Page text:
A review of “Creature,” about 15th-century mystic Margery Kempe, on stage at Theater Schmeater through June 25.

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Who says piety is a prerequisite for sainthood? Margery Kempe is willing to test that idea in Heidi Schreck’s “Creature,” a darkly comic bit of historical fiction about the 15th-century English Christian mystic.

The real woman is famous for her autobiographical “The Book of Margery Kempe,” in which she detailed a variety of religious experiences, including visions of Jesus Christ. Schreck, a Seattle-area native now based in New York who has written for the cable series “Nurse Jackie” and “Billions,” imagines her Margery as a woman deeply out of step with oppressive medieval expectations. She’s upfront about her carnal desires — her husband, sure, but also a nice medium-rare steak — and positions herself as a paragon of spiritual enlightenment, gender roles be damned.

With its aggressively contemporary dialogue and broad comic gestures, the play walks a fine line between amusement and irritation before settling into a more considered examination of the tension between public faith and private doubt.

THEATER REVIEW

‘Creature’

by Heidi Schreck. Through June 25, at Theater Schmeater, 2125 Third Ave., Seattle; $25-$30 (206-324-5801 or schmeater.org).

The same isn’t quite true for Theater Schmeater’s production, directed by Emily Harvey and commanded by Allison Yolo, whose Margery is a scenery-engulfing assemblage of goofy voices and wide-eyed mugging that feels uncalibrated from the get-go.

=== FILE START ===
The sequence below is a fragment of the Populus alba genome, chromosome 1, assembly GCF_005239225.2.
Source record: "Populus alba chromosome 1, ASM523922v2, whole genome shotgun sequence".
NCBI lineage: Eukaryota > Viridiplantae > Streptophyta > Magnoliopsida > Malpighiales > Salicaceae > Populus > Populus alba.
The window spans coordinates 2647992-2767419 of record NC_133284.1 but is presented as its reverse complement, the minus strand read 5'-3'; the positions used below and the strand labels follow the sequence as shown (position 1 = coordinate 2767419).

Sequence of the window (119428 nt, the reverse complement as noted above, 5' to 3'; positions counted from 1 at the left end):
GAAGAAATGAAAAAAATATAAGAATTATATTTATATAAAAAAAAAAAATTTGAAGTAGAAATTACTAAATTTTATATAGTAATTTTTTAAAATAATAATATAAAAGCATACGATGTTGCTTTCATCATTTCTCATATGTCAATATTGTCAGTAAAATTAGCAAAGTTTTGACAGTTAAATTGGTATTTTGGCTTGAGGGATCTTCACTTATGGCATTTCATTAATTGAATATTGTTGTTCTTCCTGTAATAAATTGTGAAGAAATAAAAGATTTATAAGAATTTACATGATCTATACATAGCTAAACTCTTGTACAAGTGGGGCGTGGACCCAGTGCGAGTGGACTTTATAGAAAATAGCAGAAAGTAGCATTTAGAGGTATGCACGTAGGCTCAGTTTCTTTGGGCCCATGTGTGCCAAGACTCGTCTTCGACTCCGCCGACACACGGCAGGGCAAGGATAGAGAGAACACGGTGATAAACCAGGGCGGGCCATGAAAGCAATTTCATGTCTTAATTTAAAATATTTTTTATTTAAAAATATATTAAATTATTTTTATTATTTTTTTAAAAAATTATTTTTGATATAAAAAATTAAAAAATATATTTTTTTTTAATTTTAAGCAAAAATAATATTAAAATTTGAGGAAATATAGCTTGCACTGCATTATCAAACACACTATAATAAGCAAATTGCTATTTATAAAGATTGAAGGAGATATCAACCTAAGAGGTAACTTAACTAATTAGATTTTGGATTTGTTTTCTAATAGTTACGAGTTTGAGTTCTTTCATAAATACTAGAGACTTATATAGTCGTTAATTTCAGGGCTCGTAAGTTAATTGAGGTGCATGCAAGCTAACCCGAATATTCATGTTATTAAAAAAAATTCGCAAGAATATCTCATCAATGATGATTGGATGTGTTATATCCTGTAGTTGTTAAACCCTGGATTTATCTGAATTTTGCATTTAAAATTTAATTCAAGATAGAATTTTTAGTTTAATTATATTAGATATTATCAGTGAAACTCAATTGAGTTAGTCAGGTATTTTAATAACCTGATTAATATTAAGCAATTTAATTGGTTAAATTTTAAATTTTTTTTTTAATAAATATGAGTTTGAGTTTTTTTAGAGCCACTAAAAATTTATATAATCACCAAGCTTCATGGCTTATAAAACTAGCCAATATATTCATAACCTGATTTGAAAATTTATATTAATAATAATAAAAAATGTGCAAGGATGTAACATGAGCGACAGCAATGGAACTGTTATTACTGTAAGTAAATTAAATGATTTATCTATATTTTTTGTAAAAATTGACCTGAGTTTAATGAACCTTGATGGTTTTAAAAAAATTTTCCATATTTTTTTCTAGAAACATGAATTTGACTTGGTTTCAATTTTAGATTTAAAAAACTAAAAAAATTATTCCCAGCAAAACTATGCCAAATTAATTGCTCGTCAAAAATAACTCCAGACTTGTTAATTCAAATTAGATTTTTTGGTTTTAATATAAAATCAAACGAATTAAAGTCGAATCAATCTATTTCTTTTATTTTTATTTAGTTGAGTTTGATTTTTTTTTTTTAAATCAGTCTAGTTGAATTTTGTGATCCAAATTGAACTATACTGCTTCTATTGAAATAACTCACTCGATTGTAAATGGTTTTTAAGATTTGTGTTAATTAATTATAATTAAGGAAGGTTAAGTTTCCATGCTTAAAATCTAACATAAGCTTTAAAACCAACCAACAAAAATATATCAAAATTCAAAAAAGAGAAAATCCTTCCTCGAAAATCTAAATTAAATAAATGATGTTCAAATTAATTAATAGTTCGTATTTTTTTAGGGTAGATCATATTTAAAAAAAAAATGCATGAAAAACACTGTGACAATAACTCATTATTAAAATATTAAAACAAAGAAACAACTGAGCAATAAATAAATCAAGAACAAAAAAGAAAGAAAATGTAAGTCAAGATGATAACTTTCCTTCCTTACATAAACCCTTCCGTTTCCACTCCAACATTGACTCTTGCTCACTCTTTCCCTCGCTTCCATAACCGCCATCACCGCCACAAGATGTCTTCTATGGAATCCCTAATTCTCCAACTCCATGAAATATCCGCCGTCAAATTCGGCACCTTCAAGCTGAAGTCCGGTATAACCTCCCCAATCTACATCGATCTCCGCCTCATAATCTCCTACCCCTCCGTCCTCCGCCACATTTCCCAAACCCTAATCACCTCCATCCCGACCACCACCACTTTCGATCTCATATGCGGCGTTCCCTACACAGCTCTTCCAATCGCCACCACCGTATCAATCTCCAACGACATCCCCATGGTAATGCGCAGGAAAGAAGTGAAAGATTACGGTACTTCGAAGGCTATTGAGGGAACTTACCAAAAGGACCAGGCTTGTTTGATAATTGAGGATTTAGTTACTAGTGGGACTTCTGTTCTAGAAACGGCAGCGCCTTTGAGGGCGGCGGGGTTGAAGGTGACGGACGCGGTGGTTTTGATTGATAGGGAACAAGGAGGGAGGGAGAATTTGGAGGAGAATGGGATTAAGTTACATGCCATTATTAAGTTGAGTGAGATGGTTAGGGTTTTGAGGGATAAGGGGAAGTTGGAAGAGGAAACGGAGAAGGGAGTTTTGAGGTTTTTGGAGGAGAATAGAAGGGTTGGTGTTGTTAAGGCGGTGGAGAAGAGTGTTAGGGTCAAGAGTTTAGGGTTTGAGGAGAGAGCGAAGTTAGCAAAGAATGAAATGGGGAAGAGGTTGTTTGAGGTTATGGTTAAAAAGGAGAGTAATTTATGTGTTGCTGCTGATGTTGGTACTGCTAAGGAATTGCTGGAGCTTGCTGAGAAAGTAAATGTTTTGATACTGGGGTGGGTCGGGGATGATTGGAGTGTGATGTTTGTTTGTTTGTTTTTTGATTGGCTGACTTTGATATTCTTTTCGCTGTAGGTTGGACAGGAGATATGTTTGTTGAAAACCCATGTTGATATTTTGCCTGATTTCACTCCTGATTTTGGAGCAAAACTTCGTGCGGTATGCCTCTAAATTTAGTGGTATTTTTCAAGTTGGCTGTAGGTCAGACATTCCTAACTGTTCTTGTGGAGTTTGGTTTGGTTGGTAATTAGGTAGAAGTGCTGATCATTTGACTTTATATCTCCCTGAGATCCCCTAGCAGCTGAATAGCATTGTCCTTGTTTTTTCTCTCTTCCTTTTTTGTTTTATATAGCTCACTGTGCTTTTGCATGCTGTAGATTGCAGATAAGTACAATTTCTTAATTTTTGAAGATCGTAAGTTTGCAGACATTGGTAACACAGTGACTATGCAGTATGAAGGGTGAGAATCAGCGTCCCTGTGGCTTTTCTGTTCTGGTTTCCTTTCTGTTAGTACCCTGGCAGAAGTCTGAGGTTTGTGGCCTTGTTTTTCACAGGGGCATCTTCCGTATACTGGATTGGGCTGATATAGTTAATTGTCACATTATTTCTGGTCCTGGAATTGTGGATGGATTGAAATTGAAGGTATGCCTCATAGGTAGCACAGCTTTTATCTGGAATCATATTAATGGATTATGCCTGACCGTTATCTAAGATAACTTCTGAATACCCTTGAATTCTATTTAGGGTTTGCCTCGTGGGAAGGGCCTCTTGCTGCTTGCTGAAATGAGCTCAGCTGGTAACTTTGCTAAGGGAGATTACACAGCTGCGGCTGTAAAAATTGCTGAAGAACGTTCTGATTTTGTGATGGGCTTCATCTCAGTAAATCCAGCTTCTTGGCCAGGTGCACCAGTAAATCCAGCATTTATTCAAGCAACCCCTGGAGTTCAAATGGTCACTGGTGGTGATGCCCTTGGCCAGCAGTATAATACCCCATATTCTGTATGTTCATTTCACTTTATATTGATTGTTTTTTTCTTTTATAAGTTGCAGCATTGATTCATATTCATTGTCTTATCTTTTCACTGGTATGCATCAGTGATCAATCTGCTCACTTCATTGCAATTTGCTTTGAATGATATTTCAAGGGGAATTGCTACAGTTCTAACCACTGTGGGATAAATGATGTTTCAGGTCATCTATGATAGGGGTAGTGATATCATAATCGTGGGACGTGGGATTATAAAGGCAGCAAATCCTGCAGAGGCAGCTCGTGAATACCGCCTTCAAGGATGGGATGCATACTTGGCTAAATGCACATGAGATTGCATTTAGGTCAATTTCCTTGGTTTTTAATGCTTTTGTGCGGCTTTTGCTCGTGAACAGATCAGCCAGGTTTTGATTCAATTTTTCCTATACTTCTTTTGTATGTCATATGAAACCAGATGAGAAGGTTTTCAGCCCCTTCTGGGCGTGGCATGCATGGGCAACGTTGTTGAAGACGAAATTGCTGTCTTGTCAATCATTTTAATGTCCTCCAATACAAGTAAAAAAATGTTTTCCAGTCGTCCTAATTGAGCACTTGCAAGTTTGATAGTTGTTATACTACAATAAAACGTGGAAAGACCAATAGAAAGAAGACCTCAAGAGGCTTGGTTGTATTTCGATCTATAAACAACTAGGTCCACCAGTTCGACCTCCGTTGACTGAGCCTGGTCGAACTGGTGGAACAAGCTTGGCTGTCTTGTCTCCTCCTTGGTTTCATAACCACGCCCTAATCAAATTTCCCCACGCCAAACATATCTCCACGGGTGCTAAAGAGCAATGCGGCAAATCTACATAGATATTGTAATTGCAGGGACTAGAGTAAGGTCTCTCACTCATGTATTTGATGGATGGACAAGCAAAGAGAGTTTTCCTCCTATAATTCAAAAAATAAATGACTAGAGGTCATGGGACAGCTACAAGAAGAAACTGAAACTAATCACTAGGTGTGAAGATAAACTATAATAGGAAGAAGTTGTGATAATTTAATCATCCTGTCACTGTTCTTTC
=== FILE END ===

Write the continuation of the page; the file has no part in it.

After Margery claims to have been visited by Jesus in purple robes, she becomes more and more insufferable, tormenting the help, writing off her friends with nasty letters and loudly wailing in church, but Yolo gives herself little runway to build up to the character’s increasingly ostentatious state.

On the other hand, Margery’s outbursts become more understandable the more time we spend with her. The vision of Jesus was kind of an outlier; she’s more frequently visited by demon king Asmodeus (Noah Luce, who, with a smear of black eye makeup, is more Hot Topic than Hades).

Convinced she’s on the path to sainthood, Margery finds a sympathetic, if skeptical ear in the mild-mannered Father Thomas (Matthew Middleton). He won’t come out and say the word “heresy,” but he does offer warnings about the prevalence of burnings at the stake.

Her husband, John (Adam St. John), isn’t quite so understanding, particularly when Margery decides her sainthood campaign is in need of some chastity.

Schreck’s script isn’t really concerned with whether Margery’s vision of Christ is genuine. In England in 1402, it doesn’t matter; this is a society where the rules of the game — religious and otherwise — are rigged against women, particularly ones with any hint of an independent streak.

It’s telling that the only female character with any peace of mind is Juliana of Norwich (a sweetly droll Ruth McRee), who’s locked herself away from the world in a hermit’s lair for the past 30 years.

Juliana’s appearance near the end of the play offers a brief but welcome respite for Margery. After two hours of uneven comedy, the scene’s thoughtful depiction of a life lived simply has a similar effect on “Creature.”